Love Comes Calling by Siri Mitchell (Against All Expectations #1)

love comes callingEllis Eaton, a young actress who dreams of Hollywood stardom, takes on her toughest role yet when she agrees to pose as a friend and temporarily work at the telephone exchange. If she succeeds, she’ll earn the funds she needs to skip town and make her dream a reality. When Ellis overhears a threat to Griffin Phillips, the boy everyone assumes she’ll settle down with, she commits to foiling the plot to hurt Griffin while avoiding his romantic advances.
 
Siri Mitchell ventures into the Roaring Twenties with a charming, but scatterbrained, heroine in Ellis whose mad-cap escapades will have you laughing at her misadventures. Mitchell’s book is well-written and has moments of (surprising) depth with a pulse on class relations and the dark side of Prohibition. Featuring a gorgeous Art Deco-influenced cover, the book also includes end notes on Prohibition and the real gangsters of Boston in the 1920’s and discussion questions for book clubs or classrooms.

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This review first appeared in the August 2014 issue of Historical Novel Review. I received a copy of the book for the purposes of a fair review.

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Every Tear a Memory by Myra Johnson (Till We Meet Again #3)

The Specs:

EVERY TEAR A MEMORY by Myra Johnson (Till We Meet Again, Bk 3), Abingdon Press, 2014, $14.99, pb, 320pp, 9781426753725

every tear a memory

Joanna Trapp leaves her old life in France behind when the war ends and family calls her home. But civilian life as a switchboard operator in Hot Springs, Arkansas, doesn’t have the same appeal as her formerly adventurous life as a Hello Girl for the Army Signal Corps. Thomas Ballard is a semi-successful businessman at the Arlington who was medically ineligible to serve, and although he seeks a quiet life, he finds himself attracted to Joanna’s daring spirit. The question they must answer together is whether there’s room for love when they differ in values.

Johnson continues her post-WWI series, which follows female protagonists who served during the war and the Ballard men who love them. The plot here is full of flawed characters, poor choices and misunderstandings that stand in the way of love and keep the emotions relatable, whether it’s teenage angst over a boy, or the desire to be respected amongst one’s family and community. The book also has a refreshing emphasis on purity (without being preachy), making this a romance appropriate for younger readers. If you enjoyed Sarah Sundin’s WWII books, you should look into reading this series.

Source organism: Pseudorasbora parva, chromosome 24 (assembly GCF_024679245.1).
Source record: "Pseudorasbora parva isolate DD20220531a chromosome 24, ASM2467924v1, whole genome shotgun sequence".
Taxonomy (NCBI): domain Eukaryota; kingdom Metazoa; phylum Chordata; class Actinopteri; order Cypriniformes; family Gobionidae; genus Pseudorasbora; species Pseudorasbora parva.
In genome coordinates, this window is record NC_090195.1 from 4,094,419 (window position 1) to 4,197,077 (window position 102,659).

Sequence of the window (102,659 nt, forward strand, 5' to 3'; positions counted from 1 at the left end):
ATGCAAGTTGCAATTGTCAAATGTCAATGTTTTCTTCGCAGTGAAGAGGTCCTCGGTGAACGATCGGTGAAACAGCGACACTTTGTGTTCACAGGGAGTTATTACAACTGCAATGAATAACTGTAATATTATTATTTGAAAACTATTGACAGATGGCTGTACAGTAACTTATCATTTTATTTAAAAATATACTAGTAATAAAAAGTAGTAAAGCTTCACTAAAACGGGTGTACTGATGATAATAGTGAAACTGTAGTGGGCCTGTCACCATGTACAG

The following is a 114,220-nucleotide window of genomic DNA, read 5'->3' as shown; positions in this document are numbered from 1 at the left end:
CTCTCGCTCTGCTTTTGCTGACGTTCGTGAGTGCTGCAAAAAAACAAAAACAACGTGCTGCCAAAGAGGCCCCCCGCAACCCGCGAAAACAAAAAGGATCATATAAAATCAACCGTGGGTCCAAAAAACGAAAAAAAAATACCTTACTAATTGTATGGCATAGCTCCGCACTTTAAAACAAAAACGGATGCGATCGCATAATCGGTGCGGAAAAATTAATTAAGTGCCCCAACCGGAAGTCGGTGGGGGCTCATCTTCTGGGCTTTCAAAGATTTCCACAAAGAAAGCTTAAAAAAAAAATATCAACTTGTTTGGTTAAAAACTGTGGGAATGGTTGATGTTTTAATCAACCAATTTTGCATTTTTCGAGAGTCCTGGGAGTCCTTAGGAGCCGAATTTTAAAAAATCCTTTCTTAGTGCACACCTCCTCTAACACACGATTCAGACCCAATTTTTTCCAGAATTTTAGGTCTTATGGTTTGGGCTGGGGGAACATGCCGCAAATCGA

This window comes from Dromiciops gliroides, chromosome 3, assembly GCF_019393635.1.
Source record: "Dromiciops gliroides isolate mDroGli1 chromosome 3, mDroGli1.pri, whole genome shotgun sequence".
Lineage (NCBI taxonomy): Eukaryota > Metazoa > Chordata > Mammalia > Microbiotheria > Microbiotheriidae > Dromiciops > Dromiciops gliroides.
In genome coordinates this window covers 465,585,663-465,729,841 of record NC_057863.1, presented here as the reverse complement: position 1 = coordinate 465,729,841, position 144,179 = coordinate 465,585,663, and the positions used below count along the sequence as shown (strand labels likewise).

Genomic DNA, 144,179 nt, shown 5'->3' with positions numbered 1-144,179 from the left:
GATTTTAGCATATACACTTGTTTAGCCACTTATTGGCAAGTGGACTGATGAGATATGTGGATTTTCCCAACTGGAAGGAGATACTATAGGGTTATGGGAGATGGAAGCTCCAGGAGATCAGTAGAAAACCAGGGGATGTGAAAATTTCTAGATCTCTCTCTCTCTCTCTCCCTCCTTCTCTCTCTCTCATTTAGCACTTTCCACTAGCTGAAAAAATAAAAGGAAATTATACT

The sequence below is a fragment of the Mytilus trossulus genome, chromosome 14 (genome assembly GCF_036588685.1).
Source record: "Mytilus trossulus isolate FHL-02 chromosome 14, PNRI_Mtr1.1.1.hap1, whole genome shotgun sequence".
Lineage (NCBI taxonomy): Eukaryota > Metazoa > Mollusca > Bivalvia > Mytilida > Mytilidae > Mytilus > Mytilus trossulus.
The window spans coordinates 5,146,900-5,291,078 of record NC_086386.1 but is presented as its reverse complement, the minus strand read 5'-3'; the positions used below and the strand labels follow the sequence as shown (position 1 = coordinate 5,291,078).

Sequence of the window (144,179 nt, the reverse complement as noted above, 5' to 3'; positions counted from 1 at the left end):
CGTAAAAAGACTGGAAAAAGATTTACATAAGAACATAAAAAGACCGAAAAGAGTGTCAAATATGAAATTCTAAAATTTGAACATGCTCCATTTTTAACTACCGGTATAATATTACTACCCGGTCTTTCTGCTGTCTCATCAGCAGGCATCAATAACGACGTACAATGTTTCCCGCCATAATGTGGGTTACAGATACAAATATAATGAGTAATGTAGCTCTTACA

This review first appeared in the November 2014 issue of Historical Novel Review. I received a copy of the book for the purposes of a fair review.

Hope at Dawn by Stacy Henrie (Of Love and War #1)

The Specs:

HOPE AT DAWN (Of Love and War, Bk 1) by Stacy Henrie, 2014, Forever (an imprint of Grand Central Publishing), $8.00/C$9.00, pb. 384pp, 978-1-455-59880-9

hope at dawnLivy Campbell is the daughter of an all-American family; with two brothers fighting overseas, she desperately wants to help her family and accepts the first job she’s offered, as a schoolteacher in Hilden, Iowa. Friedrick Wagner, a handsome German-American living in Hilden, just wants to provide for and protect his family, but the fear and prejudice against people like him makes that increasingly difficult. Complicating things is his growing attraction to Livy, a match that can never be. With an uncertain future ahead of them, Livy and Friedrick must tread carefully to retain their faith and their freedom.

Condensing a timeline of real events in 1918-1919 including the liberty loan drives and a language law passed by the Governor of Iowa in 1918; Henrie sets the fictional town and characters of Hilden in a hotbed of anti-German sentiment and fear. While the romantic tension could be stronger and Friedrick’s rival more developed, Henrie keeps the plot simple and familiar. At its most ordinary, this is a romance novel that doesn’t whitewash the persecution against German-Americans during WWI, at its best; Henrie offers a compelling look at the danger of xenophobia, especially during times of war.

This review first appeared in the November 2014 issue of Historical Novel Review. I received a copy of the book for the purposes of a fair review.

The Pelican Bride by Beth White (Gulf Coast Chronicles #1)